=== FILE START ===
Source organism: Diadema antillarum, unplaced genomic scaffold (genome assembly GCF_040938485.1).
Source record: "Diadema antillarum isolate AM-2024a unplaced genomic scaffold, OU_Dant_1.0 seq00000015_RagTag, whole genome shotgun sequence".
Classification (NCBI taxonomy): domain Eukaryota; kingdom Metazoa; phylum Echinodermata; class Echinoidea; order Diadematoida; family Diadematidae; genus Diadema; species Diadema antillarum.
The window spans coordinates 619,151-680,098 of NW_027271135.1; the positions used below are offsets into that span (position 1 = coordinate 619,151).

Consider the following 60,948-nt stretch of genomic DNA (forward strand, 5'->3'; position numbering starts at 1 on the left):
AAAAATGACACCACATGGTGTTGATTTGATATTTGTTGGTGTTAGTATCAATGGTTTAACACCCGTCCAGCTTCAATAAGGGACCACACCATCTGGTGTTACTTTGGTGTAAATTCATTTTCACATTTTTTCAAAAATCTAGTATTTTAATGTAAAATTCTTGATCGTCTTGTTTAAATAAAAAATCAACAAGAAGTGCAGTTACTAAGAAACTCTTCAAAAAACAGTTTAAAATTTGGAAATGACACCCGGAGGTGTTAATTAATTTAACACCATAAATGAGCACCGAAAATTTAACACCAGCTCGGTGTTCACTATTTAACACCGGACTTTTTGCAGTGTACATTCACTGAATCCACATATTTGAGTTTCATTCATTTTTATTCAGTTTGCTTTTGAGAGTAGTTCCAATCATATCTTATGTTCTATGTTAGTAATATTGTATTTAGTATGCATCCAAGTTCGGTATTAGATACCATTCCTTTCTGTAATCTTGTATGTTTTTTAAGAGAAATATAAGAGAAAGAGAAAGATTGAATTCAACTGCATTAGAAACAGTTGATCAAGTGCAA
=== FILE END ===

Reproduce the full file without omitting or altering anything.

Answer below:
Source organism: Diadema antillarum, unplaced genomic scaffold (genome assembly GCF_040938485.1).
Source record: "Diadema antillarum isolate AM-2024a unplaced genomic scaffold, OU_Dant_1.0 seq00000015_RagTag, whole genome shotgun sequence".
Classification (NCBI taxonomy): domain Eukaryota; kingdom Metazoa; phylum Echinodermata; class Echinoidea; order Diadematoida; family Diadematidae; genus Diadema; species Diadema antillarum.
The window spans coordinates 619,151-680,098 of NW_027271135.1; the positions used below are offsets into that span (position 1 = coordinate 619,151).

Consider the following 60,948-nt stretch of genomic DNA (forward strand, 5'->3'; position numbering starts at 1 on the left):
AAAAATGACACCACATGGTGTTGATTTGATATTTGTTGGTGTTAGTATCAATGGTTTAACACCCGTCCAGCTTCAATAAGGGACCACACCATCTGGTGTTACTTTGGTGTAAATTCATTTTCACATTTTTTCAAAAATCTAGTATTTTAATGTAAAATTCTTGATCGTCTTGTTTAAATAAAAAATCAACAAGAAGTGCAGTTACTAAGAAACTCTTCAAAAAACAGTTTAAAATTTGGAAATGACACCCGGAGGTGTTAATTAATTTAACACCATAAATGAGCACCGAAAATTTAACACCAGCTCGGTGTTCACTATTTAACACCGGACTTTTTGCAGTGTACATTCACTGAATCCACATATTTGAGTTTCATTCATTTTTATTCAGTTTGCTTTTGAGAGTAGTTCCAATCATATCTTATGTTCTATGTTAGTAATATTGTATTTAGTATGCATCCAAGTTCGGTATTAGATACCATTCCTTTCTGTAATCTTGTATGTTTTTTAAGAGAAATATAAGAGAAAGAGAAAGATTGAATTCAACTGCATTAGAAACAGTTGATCAAGTGCAA